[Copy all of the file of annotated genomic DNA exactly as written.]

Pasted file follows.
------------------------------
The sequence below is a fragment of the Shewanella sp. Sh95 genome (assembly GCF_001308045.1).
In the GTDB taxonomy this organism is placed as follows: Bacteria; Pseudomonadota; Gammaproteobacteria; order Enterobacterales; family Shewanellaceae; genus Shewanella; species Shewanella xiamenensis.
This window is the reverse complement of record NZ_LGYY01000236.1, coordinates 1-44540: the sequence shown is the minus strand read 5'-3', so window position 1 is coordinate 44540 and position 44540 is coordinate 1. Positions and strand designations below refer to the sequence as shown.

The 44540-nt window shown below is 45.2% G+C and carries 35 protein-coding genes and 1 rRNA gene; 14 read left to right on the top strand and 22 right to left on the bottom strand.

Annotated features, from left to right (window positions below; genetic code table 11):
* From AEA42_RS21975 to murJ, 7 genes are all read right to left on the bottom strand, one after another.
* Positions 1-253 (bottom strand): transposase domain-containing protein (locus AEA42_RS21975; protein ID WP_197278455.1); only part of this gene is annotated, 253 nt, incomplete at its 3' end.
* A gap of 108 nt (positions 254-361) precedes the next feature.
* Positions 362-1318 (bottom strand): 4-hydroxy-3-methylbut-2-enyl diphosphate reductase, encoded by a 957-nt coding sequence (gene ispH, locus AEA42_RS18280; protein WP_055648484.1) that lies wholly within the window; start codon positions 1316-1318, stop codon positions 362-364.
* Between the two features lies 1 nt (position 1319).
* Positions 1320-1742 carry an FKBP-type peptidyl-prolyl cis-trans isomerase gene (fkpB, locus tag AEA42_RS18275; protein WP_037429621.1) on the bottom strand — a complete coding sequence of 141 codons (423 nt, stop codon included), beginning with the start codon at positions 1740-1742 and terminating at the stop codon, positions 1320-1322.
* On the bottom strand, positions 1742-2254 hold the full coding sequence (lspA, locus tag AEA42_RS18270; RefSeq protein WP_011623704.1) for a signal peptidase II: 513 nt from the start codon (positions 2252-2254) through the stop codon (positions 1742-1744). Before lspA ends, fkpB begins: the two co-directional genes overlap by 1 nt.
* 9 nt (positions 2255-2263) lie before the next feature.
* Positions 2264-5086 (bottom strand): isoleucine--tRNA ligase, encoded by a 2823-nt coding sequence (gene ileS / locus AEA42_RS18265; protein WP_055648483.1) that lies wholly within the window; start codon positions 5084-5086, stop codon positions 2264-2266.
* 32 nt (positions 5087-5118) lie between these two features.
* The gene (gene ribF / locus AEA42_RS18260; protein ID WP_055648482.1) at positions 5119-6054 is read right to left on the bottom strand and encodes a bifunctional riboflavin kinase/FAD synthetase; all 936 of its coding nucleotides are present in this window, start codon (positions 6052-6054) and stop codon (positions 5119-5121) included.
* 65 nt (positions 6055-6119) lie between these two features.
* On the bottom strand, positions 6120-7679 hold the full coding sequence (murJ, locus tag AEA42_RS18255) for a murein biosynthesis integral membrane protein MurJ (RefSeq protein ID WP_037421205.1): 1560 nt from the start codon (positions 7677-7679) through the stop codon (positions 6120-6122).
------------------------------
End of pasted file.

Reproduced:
The sequence below is a fragment of the Shewanella sp. Sh95 genome (assembly GCF_001308045.1).
In the GTDB taxonomy this organism is placed as follows: Bacteria; Pseudomonadota; Gammaproteobacteria; order Enterobacterales; family Shewanellaceae; genus Shewanella; species Shewanella xiamenensis.
This window is the reverse complement of record NZ_LGYY01000236.1, coordinates 1-44540: the sequence shown is the minus strand read 5'-3', so window position 1 is coordinate 44540 and position 44540 is coordinate 1. Positions and strand designations below refer to the sequence as shown.

The 44540-nt window shown below is 45.2% G+C and carries 35 protein-coding genes and 1 rRNA gene; 14 read left to right on the top strand and 22 right to left on the bottom strand.

Annotated features, from left to right (window positions below; genetic code table 11):
* From AEA42_RS21975 to murJ, 7 genes are all read right to left on the bottom strand, one after another.
* Positions 1-253 (bottom strand): transposase domain-containing protein (locus AEA42_RS21975; protein ID WP_197278455.1); only part of this gene is annotated, 253 nt, incomplete at its 3' end.
* A gap of 108 nt (positions 254-361) precedes the next feature.
* Positions 362-1318 (bottom strand): 4-hydroxy-3-methylbut-2-enyl diphosphate reductase, encoded by a 957-nt coding sequence (gene ispH, locus AEA42_RS18280; protein WP_055648484.1) that lies wholly within the window; start codon positions 1316-1318, stop codon positions 362-364.
* Between the two features lies 1 nt (position 1319).
* Positions 1320-1742 carry an FKBP-type peptidyl-prolyl cis-trans isomerase gene (fkpB, locus tag AEA42_RS18275; protein WP_037429621.1) on the bottom strand — a complete coding sequence of 141 codons (423 nt, stop codon included), beginning with the start codon at positions 1740-1742 and terminating at the stop codon, positions 1320-1322.
* On the bottom strand, positions 1742-2254 hold the full coding sequence (lspA, locus tag AEA42_RS18270; RefSeq protein WP_011623704.1) for a signal peptidase II: 513 nt from the start codon (positions 2252-2254) through the stop codon (positions 1742-1744). Before lspA ends, fkpB begins: the two co-directional genes overlap by 1 nt.
* 9 nt (positions 2255-2263) lie before the next feature.
* Positions 2264-5086 (bottom strand): isoleucine--tRNA ligase, encoded by a 2823-nt coding sequence (gene ileS / locus AEA42_RS18265; protein WP_055648483.1) that lies wholly within the window; start codon positions 5084-5086, stop codon positions 2264-2266.
* 32 nt (positions 5087-5118) lie between these two features.
* The gene (gene ribF / locus AEA42_RS18260; protein ID WP_055648482.1) at positions 5119-6054 is read right to left on the bottom strand and encodes a bifunctional riboflavin kinase/FAD synthetase; all 936 of its coding nucleotides are present in this window, start codon (positions 6052-6054) and stop codon (positions 5119-5121) included.
* 65 nt (positions 6055-6119) lie between these two features.
* On the bottom strand, positions 6120-7679 hold the full coding sequence (murJ, locus tag AEA42_RS18255) for a murein biosynthesis integral membrane protein MurJ (RefSeq protein ID WP_037421205.1): 1560 nt from the start codon (positions 7677-7679) through the stop codon (positions 6120-6122).